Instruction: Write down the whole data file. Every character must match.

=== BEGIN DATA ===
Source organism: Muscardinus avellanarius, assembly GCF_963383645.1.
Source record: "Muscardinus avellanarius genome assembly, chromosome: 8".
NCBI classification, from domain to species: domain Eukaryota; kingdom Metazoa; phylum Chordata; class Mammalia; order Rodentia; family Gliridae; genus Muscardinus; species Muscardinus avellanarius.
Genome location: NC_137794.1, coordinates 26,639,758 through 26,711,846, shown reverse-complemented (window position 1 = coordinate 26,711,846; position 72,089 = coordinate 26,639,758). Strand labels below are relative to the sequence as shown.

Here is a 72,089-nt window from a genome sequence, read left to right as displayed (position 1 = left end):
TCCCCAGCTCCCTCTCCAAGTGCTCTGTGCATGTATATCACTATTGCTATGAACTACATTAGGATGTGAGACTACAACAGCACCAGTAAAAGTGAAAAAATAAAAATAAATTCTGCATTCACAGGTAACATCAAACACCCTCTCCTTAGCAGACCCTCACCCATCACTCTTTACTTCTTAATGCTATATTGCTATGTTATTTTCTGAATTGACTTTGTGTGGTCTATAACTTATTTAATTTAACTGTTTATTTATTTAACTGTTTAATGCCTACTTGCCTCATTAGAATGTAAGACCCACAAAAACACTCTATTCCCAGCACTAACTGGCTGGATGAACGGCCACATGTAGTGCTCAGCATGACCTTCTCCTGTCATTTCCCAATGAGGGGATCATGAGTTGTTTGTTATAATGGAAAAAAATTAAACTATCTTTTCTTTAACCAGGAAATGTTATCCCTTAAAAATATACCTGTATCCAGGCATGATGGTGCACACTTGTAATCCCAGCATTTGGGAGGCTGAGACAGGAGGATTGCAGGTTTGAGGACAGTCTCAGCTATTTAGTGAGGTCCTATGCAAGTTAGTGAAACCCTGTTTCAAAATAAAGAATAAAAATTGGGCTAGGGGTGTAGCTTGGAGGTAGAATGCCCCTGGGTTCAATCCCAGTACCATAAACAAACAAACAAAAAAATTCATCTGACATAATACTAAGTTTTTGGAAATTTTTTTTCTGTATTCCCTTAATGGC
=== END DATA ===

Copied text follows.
Source organism: Muscardinus avellanarius, assembly GCF_963383645.1.
Source record: "Muscardinus avellanarius genome assembly, chromosome: 8".
NCBI classification, from domain to species: domain Eukaryota; kingdom Metazoa; phylum Chordata; class Mammalia; order Rodentia; family Gliridae; genus Muscardinus; species Muscardinus avellanarius.
Genome location: NC_137794.1, coordinates 26,639,758 through 26,711,846, shown reverse-complemented (window position 1 = coordinate 26,711,846; position 72,089 = coordinate 26,639,758). Strand labels below are relative to the sequence as shown.

Here is a 72,089-nt window from a genome sequence, read left to right as displayed (position 1 = left end):
TCCCCAGCTCCCTCTCCAAGTGCTCTGTGCATGTATATCACTATTGCTATGAACTACATTAGGATGTGAGACTACAACAGCACCAGTAAAAGTGAAAAAATAAAAATAAATTCTGCATTCACAGGTAACATCAAACACCCTCTCCTTAGCAGACCCTCACCCATCACTCTTTACTTCTTAATGCTATATTGCTATGTTATTTTCTGAATTGACTTTGTGTGGTCTATAACTTATTTAATTTAACTGTTTATTTATTTAACTGTTTAATGCCTACTTGCCTCATTAGAATGTAAGACCCACAAAAACACTCTATTCCCAGCACTAACTGGCTGGATGAACGGCCACATGTAGTGCTCAGCATGACCTTCTCCTGTCATTTCCCAATGAGGGGATCATGAGTTGTTTGTTATAATGGAAAAAAATTAAACTATCTTTTCTTTAACCAGGAAATGTTATCCCTTAAAAATATACCTGTATCCAGGCATGATGGTGCACACTTGTAATCCCAGCATTTGGGAGGCTGAGACAGGAGGATTGCAGGTTTGAGGACAGTCTCAGCTATTTAGTGAGGTCCTATGCAAGTTAGTGAAACCCTGTTTCAAAATAAAGAATAAAAATTGGGCTAGGGGTGTAGCTTGGAGGTAGAATGCCCCTGGGTTCAATCCCAGTACCATAAACAAACAAACAAAAAAATTCATCTGACATAATACTAAGTTTTTGGAAATTTTTTTTCTGTATTCCCTTAATGGC